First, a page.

How? Well, except for wages, it can handle just about every workplace issue – firing, start times, etc. – since that is what works council do. If nothing else, corporate democracy saves labor’s cash; which can go toward lobbying rather than paying lawyers like me to defend workers in contract arbitrations. Let the works councils decide.
And here’s another big plus about corporate democracy: it’s free. No union has to pay for it…”
But first, “we have to lay out an argument that the case for labor is not just a sentimental bread-and-roses thing or even simple justice. It is also instrument of public policy. It is a way of managing the economy. It is a way of preserving a standard of living.”
It’s high time we stopped demoralizing those without a college education. “Put another way, there has to be something for them – a meaningful life, happiness and a pay raise …
If a revived labor movement pushes up the wages for high school graduates, then it should increase the return for a college degree as well. I understand the argument that there is no such thing as unified labor market. But there is still spillover …”
At the present, “we have it backward: getting more college is not the way to increase income equality, rather income equality is the way to get more college.”
Most Recent Customer Reviews
As the influence of the labor movement declines, proponents of labor are naturally interested in how to reverse this course. Read morePublished 2 months ago by Charles O. R. Trainer
Everyone who is worried about economic inequality, the disappearance of the middle class, and the future of democracy in a country with a political system dominated by the wealthy... Read morePublished 3 months ago by Kenneth L. Matheny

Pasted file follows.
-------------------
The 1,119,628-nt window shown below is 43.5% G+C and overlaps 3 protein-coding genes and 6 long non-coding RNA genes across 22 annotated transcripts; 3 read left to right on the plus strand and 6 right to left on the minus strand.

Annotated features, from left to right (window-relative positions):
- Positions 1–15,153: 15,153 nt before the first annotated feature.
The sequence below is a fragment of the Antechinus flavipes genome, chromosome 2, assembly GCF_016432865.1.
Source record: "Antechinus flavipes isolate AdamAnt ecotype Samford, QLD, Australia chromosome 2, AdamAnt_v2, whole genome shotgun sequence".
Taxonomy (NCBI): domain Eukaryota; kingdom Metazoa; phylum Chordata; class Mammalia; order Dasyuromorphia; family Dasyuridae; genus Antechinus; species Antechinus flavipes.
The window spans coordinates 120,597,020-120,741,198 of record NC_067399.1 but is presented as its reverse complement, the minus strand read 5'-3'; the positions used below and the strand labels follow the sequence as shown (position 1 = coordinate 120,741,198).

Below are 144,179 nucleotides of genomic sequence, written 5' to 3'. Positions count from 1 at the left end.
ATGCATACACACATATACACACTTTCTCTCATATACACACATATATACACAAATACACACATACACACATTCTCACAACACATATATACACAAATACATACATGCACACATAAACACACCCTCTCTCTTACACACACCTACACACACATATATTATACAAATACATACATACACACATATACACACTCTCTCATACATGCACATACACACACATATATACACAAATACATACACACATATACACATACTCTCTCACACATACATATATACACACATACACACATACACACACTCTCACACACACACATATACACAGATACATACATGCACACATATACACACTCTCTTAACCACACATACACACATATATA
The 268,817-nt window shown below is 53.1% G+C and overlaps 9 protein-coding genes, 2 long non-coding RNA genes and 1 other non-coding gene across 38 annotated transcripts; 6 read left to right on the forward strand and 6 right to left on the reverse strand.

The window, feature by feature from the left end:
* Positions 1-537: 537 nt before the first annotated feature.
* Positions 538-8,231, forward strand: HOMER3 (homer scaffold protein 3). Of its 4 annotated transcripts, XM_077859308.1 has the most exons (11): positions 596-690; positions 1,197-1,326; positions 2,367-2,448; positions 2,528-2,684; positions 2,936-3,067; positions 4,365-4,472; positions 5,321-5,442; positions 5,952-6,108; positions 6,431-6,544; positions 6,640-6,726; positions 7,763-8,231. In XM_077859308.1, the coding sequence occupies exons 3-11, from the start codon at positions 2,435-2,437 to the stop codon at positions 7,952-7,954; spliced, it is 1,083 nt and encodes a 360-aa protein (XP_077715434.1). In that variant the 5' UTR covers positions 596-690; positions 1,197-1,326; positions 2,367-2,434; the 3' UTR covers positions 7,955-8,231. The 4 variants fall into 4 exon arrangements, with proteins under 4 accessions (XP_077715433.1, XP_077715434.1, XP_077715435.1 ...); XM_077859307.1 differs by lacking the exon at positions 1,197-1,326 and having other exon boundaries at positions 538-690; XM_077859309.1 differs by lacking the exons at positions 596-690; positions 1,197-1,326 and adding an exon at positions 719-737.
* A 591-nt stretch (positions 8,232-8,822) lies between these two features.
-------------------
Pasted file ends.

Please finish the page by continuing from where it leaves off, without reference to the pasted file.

The author has written a number of books in the same general style, conversational, sometimes stream of consciousness. Read morePublished 6 months ago by doug k
Innovative solutions from a man who has been slugging it out for labor during his entire career. Especially good for Chicago unionists.Published 8 months ago by Michael Dusik
I loved this book. I look for books that enhance my understanding of our current social/political/economic conditions and that give me hope and a strategy for change. Read morePublished 11 months ago by linda f..
Georgetown shows how revived and transformed labor movement is vital for America's future economy, democracy, and for a decent society. Solidarity forever!Published 12 months ago by Gerald Friedman
Labor lawyer Thomas Geoghegan has written a feisty and cogent book titled, Only One Thing Can Save Us: Why America Needs a New Kind of Labor Movement. Read morePublished 13 months ago by Stephen T. Hopkins
After devouring Geoghegan's labor classic 'Which Side Are You On?' in the mid-1990s it was always with much anticipation that one pined for his next offering. Read morePublished 13 months ago by Drew Hunkins
Among other things, I am a retired union lawyer whose career was not real different from Mr. Geohegan's. Read morePublished 14 months ago by Joe McCray